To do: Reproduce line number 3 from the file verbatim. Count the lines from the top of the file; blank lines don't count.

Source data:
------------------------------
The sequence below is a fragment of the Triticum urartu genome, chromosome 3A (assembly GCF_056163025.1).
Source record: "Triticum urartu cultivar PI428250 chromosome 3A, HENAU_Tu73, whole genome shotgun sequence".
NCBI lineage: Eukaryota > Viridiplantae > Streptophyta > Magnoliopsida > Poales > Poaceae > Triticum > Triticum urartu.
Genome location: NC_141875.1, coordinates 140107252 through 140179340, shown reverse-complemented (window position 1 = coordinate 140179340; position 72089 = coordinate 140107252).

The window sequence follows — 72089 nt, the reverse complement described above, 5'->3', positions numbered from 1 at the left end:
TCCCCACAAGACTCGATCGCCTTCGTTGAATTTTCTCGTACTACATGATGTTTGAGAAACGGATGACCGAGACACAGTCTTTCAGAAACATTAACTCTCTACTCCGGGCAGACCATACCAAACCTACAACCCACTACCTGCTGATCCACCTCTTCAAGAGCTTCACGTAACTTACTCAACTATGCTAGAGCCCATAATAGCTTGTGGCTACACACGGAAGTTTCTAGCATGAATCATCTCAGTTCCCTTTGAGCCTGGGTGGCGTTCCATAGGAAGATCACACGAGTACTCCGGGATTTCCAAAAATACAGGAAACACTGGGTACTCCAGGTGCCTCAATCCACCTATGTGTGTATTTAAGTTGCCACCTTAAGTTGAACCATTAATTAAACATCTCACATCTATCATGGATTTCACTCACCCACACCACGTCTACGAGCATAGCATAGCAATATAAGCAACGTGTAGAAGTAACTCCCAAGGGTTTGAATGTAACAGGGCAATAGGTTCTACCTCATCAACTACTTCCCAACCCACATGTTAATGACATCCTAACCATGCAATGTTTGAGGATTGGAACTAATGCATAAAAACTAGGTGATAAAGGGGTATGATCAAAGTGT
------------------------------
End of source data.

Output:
NCBI lineage: Eukaryota > Viridiplantae > Streptophyta > Magnoliopsida > Poales > Poaceae > Triticum > Triticum urartu.